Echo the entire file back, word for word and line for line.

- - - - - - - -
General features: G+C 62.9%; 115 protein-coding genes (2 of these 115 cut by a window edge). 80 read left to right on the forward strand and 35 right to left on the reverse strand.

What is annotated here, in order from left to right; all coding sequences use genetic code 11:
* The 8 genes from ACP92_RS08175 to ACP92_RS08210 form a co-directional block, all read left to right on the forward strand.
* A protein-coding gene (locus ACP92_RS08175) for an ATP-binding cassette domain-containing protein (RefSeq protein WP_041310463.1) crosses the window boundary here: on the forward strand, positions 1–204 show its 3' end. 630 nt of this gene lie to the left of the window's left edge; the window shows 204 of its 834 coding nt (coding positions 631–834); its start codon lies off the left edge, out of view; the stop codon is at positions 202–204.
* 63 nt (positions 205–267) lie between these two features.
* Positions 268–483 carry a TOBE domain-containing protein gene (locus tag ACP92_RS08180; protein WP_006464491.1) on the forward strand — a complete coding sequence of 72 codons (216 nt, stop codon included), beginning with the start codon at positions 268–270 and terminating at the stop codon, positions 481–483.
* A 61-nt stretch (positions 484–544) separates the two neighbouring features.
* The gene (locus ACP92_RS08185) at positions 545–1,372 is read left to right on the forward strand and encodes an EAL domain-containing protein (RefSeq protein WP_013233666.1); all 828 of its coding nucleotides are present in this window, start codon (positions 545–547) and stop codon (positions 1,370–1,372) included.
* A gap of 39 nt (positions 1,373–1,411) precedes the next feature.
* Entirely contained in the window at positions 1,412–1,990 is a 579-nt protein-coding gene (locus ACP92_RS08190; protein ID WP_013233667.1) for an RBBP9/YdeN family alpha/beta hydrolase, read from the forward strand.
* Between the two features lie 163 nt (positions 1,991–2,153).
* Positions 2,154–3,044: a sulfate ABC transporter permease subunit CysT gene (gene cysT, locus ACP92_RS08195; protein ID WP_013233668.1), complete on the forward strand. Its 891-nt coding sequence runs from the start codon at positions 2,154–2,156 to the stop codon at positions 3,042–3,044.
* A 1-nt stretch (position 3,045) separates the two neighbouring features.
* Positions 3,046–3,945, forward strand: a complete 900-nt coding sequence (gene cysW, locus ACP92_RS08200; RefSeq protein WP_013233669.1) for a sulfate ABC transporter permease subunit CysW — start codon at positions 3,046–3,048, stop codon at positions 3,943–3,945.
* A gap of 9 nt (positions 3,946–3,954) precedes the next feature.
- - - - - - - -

General features: G+C 62.9%; 115 protein-coding genes (2 of these 115 cut by a window edge). 80 read left to right on the forward strand and 35 right to left on the reverse strand.

What is annotated here, in order from left to right; all coding sequences use genetic code 11:
* The 8 genes from ACP92_RS08175 to ACP92_RS08210 form a co-directional block, all read left to right on the forward strand.
* A protein-coding gene (locus ACP92_RS08175) for an ATP-binding cassette domain-containing protein (RefSeq protein WP_041310463.1) crosses the window boundary here: on the forward strand, positions 1–204 show its 3' end. 630 nt of this gene lie to the left of the window's left edge; the window shows 204 of its 834 coding nt (coding positions 631–834); its start codon lies off the left edge, out of view; the stop codon is at positions 202–204.
* 63 nt (positions 205–267) lie between these two features.
* Positions 268–483 carry a TOBE domain-containing protein gene (locus tag ACP92_RS08180; protein WP_006464491.1) on the forward strand — a complete coding sequence of 72 codons (216 nt, stop codon included), beginning with the start codon at positions 268–270 and terminating at the stop codon, positions 481–483.
* A 61-nt stretch (positions 484–544) separates the two neighbouring features.
* The gene (locus ACP92_RS08185) at positions 545–1,372 is read left to right on the forward strand and encodes an EAL domain-containing protein (RefSeq protein WP_013233666.1); all 828 of its coding nucleotides are present in this window, start codon (positions 545–547) and stop codon (positions 1,370–1,372) included.
* A gap of 39 nt (positions 1,373–1,411) precedes the next feature.
* Entirely contained in the window at positions 1,412–1,990 is a 579-nt protein-coding gene (locus ACP92_RS08190; protein ID WP_013233667.1) for an RBBP9/YdeN family alpha/beta hydrolase, read from the forward strand.
* Between the two features lie 163 nt (positions 1,991–2,153).
* Positions 2,154–3,044: a sulfate ABC transporter permease subunit CysT gene (gene cysT, locus ACP92_RS08195; protein ID WP_013233668.1), complete on the forward strand. Its 891-nt coding sequence runs from the start codon at positions 2,154–2,156 to the stop codon at positions 3,042–3,044.
* A 1-nt stretch (position 3,045) separates the two neighbouring features.
* Positions 3,046–3,945, forward strand: a complete 900-nt coding sequence (gene cysW, locus ACP92_RS08200; RefSeq protein WP_013233669.1) for a sulfate ABC transporter permease subunit CysW — start codon at positions 3,046–3,048, stop codon at positions 3,943–3,945.
* A gap of 9 nt (positions 3,946–3,954) precedes the next feature.